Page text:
Ever wondered about Bharat’s changing social scene?

Last month, on a busy day, I couldn’t check my mobile in the day. Towards evening, on my way home, I realized I had missed many calls, but what upset me was missing six calls from my sister. She rarely calls me a second time if I fail to answer the first one, so it got me worried.

Feeling terrible I called her back and was profusely apologising when she asked me to shut up and listen to her. Very unusual for my sister to talk like that, so I quietened down.

I could sense she was extremely upset; and it took a while before she could tell me that she’s massively unhappy with my nephew who was 28 and had decided to get married. “But you were keen that he marries and settle down, isn’t it?” I said, a little flabbergasted as that would be her refrain each time we spoke or met.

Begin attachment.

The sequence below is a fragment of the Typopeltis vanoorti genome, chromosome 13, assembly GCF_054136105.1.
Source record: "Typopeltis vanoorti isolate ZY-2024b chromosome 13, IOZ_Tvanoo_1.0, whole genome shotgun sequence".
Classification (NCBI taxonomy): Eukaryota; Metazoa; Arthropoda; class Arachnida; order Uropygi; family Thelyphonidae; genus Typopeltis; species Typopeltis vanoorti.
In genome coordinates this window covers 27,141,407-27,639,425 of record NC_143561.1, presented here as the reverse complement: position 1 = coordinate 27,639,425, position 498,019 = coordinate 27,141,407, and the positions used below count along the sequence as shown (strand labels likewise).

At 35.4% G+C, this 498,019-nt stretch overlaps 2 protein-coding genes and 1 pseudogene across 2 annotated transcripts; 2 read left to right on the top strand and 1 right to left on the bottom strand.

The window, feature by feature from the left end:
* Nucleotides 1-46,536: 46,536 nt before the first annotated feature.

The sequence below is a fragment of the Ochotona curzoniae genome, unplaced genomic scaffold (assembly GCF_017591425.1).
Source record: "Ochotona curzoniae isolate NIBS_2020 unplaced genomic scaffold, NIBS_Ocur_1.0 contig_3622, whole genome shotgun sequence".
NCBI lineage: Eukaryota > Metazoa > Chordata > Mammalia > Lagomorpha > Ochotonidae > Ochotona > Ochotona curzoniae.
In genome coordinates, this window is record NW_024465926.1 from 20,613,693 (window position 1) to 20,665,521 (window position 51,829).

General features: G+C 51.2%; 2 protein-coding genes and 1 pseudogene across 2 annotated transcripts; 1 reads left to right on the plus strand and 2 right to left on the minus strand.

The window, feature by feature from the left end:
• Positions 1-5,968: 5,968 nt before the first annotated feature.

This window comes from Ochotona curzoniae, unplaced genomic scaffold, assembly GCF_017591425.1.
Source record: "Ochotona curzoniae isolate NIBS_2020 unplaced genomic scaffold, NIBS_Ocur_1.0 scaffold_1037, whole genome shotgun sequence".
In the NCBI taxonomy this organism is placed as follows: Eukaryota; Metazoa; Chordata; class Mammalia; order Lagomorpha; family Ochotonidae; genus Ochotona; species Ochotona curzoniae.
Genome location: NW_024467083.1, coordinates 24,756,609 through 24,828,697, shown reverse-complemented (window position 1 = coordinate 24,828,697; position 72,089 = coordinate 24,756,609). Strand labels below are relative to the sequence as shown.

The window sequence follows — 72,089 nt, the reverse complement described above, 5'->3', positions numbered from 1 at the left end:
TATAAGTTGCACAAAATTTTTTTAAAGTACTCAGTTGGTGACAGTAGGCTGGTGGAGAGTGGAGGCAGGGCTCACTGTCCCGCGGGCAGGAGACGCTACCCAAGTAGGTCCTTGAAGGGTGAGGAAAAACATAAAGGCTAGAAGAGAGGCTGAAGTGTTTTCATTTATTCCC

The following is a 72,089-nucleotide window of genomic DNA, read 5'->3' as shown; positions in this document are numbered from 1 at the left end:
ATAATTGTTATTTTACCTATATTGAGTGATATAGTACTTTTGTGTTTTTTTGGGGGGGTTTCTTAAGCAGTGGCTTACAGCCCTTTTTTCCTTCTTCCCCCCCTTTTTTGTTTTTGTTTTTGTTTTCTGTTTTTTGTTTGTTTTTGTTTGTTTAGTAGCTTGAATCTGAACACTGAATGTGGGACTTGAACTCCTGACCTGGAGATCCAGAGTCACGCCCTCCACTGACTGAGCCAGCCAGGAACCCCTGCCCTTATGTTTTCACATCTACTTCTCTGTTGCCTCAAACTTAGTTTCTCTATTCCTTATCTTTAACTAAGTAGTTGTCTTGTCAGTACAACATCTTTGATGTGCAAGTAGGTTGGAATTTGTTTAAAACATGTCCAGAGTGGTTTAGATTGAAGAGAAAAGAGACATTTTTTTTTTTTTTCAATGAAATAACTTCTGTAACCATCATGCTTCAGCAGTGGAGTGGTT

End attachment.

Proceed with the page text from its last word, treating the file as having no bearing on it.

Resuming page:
With no reply from her side, I tried another tack and said, “Hey, that’s great, congrats!” only to be greeted by another stony silence and then the line went blank. Putting it down to a bad connection, I gave it a few minutes and called back again. This time she spoke but with a lot of disappointment in her voice. She stated with a choking voice, “My son found a Muslim girl to marry.” As a religion, class, language, region agnostic, I did not really feel it was something to be upset about.

But, hearing her now sad, now hysterical, now angry voice, I was taken aback and mentally told myself to shut up for a minute. So, I went silent.